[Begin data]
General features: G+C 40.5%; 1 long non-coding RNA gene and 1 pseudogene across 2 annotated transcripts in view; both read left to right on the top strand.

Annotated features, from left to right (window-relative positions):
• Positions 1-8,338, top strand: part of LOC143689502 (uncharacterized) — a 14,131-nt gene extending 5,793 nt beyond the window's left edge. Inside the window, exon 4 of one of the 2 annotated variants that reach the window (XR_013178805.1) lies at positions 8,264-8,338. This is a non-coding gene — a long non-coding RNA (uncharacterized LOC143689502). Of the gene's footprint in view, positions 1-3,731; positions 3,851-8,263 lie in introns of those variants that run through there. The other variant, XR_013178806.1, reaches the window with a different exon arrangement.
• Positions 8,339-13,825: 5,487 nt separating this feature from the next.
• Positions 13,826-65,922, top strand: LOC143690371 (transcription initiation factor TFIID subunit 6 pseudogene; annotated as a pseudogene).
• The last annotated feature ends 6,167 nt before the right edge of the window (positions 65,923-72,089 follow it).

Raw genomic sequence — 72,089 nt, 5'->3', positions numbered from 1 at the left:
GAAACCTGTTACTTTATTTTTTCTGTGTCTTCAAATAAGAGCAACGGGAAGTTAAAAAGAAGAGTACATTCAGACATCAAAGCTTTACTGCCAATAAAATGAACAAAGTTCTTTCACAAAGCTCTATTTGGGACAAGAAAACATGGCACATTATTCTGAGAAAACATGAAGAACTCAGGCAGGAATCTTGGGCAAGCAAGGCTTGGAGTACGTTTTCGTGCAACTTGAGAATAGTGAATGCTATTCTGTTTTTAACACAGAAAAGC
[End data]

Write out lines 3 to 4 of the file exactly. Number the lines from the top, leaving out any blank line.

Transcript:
• Positions 1-8,338, top strand: part of LOC143689502 (uncharacterized) — a 14,131-nt gene extending 5,793 nt beyond the window's left edge. Inside the window, exon 4 of one of the 2 annotated variants that reach the window (XR_013178805.1) lies at positions 8,264-8,338. This is a non-coding gene — a long non-coding RNA (uncharacterized LOC143689502). Of the gene's footprint in view, positions 1-3,731; positions 3,851-8,263 lie in introns of those variants that run through there. The other variant, XR_013178806.1, reaches the window with a different exon arrangement.
• Positions 8,339-13,825: 5,487 nt separating this feature from the next.